Some longtime rail opponents made an appearance in the Los Angeles Times op-ed pages last month, with a bus-only solution to recent transit ridership woes. James Moore from USC teamed up with former Southern California Rapid Transit District chief financial officer Tom Rubin to blame falling transit ridership on L.A. Metro’s lack of investment in buses compared to rail.
Moore and Rubin went to lengths to extol the benefits of the now-expired 1990s consent decree to settle a lawsuit against L.A. Metro by the Bus Riders Union. The settlement decree forced L.A. Metro to privilege spending on buses over rail:
The settlement allowed Metro to build all the rail it could afford, so long as specific bus service improvements were made too. Those improvements included reducing fares, increasing service on existing lines, establishing new lines, replacing old buses and keeping the fleet clean. Lo and behold, while the decree was in force L.A.’s transit ridership rose by 36%. When Metro was no longer bound by the settlement, it refocused its efforts almost exclusively on new rail projects. The quality of bus service began declining in almost every way measurable, and overall ridership again fell.
Moore and Rubin’s 2017 op-ed hasn’t actually changed much since their 2008 version in the same paper. But their claim that the consent decree boosted L.A.’s transit ridership by 36% sounds different from the 2008 op-ed. In that original piece, they acknowledged that the ridership boost during the consent decree also included rail riders, given the new lines being unveiled at the same time:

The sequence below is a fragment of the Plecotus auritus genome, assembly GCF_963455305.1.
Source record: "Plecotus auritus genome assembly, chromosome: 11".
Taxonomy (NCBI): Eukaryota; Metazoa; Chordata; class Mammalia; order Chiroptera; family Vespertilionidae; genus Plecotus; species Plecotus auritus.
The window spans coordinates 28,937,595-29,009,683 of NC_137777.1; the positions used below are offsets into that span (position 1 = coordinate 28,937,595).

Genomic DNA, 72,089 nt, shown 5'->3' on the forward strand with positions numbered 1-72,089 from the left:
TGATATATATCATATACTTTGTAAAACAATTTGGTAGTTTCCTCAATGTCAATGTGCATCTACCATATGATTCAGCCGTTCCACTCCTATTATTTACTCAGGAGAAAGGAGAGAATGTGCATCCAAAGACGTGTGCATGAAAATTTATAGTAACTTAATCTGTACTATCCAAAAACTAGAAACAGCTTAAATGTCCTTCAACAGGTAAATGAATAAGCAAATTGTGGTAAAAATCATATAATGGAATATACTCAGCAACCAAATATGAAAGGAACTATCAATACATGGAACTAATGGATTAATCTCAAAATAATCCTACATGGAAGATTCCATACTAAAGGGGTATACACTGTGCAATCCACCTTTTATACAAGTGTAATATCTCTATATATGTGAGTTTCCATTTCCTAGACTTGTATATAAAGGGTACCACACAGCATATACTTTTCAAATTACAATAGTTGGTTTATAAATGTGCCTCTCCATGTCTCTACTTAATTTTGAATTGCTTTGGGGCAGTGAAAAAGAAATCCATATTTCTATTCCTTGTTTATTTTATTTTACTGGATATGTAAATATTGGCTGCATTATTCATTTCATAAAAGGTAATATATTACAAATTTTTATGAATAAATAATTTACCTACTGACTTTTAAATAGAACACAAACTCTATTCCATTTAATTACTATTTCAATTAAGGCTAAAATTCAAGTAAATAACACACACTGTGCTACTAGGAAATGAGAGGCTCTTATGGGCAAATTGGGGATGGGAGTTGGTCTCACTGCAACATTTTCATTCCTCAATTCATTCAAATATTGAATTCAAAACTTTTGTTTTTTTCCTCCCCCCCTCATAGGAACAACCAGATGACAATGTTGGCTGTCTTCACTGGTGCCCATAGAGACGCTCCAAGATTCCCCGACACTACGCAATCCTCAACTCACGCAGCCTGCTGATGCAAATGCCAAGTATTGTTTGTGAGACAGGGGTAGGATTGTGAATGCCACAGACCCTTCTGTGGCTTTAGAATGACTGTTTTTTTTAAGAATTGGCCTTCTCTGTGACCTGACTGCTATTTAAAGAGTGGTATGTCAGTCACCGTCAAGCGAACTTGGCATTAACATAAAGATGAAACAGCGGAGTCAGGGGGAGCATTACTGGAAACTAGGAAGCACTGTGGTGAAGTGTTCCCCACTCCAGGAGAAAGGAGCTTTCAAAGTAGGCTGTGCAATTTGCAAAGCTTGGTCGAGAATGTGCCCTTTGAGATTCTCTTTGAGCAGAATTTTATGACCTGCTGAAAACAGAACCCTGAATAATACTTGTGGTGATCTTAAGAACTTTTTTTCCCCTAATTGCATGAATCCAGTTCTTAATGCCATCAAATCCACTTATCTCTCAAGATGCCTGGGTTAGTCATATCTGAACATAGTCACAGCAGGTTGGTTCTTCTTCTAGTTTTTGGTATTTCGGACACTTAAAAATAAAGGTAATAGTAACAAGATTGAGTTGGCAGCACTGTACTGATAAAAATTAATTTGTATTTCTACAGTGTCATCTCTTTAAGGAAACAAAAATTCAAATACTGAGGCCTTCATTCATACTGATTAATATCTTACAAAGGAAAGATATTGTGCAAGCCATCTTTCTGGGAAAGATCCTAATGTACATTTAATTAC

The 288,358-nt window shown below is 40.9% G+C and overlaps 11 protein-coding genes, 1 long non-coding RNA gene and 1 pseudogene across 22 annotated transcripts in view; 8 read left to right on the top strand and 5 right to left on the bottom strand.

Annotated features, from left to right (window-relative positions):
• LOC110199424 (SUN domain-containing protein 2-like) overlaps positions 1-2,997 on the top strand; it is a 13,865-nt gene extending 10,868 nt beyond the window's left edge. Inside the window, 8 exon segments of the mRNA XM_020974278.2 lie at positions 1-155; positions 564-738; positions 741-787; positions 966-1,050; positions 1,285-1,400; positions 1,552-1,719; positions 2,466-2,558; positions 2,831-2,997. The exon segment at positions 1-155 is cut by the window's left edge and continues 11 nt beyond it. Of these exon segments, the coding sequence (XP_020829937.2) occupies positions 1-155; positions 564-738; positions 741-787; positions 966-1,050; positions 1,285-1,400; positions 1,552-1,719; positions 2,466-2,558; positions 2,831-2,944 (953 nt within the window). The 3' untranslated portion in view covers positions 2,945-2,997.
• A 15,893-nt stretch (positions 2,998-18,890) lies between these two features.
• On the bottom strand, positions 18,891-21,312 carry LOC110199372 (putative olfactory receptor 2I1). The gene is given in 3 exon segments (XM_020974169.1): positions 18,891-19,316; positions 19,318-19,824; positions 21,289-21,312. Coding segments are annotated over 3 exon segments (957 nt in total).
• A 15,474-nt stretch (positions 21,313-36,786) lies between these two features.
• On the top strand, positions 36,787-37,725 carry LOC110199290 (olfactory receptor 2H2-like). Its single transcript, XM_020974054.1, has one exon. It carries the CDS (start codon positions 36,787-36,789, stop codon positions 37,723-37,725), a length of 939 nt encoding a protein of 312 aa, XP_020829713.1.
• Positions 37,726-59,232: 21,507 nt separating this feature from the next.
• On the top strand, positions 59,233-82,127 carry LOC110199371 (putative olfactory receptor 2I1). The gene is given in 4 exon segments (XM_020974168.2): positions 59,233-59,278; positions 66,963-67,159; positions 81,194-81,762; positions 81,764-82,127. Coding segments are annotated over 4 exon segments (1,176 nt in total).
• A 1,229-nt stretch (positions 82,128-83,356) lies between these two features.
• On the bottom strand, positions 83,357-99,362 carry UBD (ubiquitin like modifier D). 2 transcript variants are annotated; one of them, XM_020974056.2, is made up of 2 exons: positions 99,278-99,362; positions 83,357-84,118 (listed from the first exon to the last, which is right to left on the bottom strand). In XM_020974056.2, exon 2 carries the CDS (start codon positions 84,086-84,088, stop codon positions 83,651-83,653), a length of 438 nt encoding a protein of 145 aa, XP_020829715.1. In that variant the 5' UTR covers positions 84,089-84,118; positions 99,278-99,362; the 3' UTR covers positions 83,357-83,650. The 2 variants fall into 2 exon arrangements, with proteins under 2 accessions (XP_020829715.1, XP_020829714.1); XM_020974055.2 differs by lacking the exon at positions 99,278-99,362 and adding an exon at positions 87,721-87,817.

Over the next 11 years, [L.A. Metro] added buses, started new lines and held fares in check to improve the country’s most overcrowded bus system. As a result, users of public transit gradually started to increase again. Yes, some chose the Blue, Red, Green and new Gold rail lines, but the majority of riders returned to buses.
“Gradually started to increase” in 2008 doesn’t seem to match their 20017 claim of a 36% boost. Meanwhile, Bus Riders Union estimates of ridership during the consent decree years was evidently 1% per year increase, per the LA Weekly in a 2005 article. That’s not much to get excited about, given the scale of the ridership problem and the amount of money L.A. Metro spent on consent decree compliance.
I certainly agree that lower bus fares can mean more ridership, and I support improved bus service. But the idea that the consent decree was a big ridership win seems like revisionist history. More importantly, Moore and Rubin’s arguments fail to put the L.A. transit ridership problem into the national context it deserves. With low gas prices and a booming economy, plus the impact of Uber and Lyft, transit ridership decreases are happening everywhere. This isn’t just about L.A. Metro’s decision to build a lot of rail.
A true response to the challenge involves multiple solutions, of which better bus service and lower fares are just one arrow in the quiver. More dense development around transit and congestion pricing also need to be in the mix, for example. Focusing only on ideologically motivated solutions, introduced regardless of context, is less likely to be an effective approach to tackling the problem.